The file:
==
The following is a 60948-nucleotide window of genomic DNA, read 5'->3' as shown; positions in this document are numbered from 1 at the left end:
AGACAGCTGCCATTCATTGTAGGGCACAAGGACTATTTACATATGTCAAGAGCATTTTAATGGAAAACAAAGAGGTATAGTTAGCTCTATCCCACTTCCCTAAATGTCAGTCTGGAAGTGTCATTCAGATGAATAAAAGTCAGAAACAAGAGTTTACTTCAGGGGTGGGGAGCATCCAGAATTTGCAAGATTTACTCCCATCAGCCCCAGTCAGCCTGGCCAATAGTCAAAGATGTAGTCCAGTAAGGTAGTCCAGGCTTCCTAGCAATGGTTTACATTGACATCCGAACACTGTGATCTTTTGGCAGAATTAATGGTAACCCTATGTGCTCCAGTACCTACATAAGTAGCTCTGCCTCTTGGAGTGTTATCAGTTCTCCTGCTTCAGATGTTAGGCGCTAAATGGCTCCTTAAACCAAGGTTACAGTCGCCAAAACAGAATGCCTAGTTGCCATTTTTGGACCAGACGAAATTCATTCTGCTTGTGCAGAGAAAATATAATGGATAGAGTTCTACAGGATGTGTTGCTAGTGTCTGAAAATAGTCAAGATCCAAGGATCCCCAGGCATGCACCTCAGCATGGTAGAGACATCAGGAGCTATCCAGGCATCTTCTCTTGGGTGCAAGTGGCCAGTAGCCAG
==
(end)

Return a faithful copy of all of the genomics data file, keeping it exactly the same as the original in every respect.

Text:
The following is a 60948-nucleotide window of genomic DNA, read 5'->3' as shown; positions in this document are numbered from 1 at the left end:
AGACAGCTGCCATTCATTGTAGGGCACAAGGACTATTTACATATGTCAAGAGCATTTTAATGGAAAACAAAGAGGTATAGTTAGCTCTATCCCACTTCCCTAAATGTCAGTCTGGAAGTGTCATTCAGATGAATAAAAGTCAGAAACAAGAGTTTACTTCAGGGGTGGGGAGCATCCAGAATTTGCAAGATTTACTCCCATCAGCCCCAGTCAGCCTGGCCAATAGTCAAAGATGTAGTCCAGTAAGGTAGTCCAGGCTTCCTAGCAATGGTTTACATTGACATCCGAACACTGTGATCTTTTGGCAGAATTAATGGTAACCCTATGTGCTCCAGTACCTACATAAGTAGCTCTGCCTCTTGGAGTGTTATCAGTTCTCCTGCTTCAGATGTTAGGCGCTAAATGGCTCCTTAAACCAAGGTTACAGTCGCCAAAACAGAATGCCTAGTTGCCATTTTTGGACCAGACGAAATTCATTCTGCTTGTGCAGAGAAAATATAATGGATAGAGTTCTACAGGATGTGTTGCTAGTGTCTGAAAATAGTCAAGATCCAAGGATCCCCAGGCATGCACCTCAGCATGGTAGAGACATCAGGAGCTATCCAGGCATCTTCTCTTGGGTGCAAGTGGCCAGTAGCCAG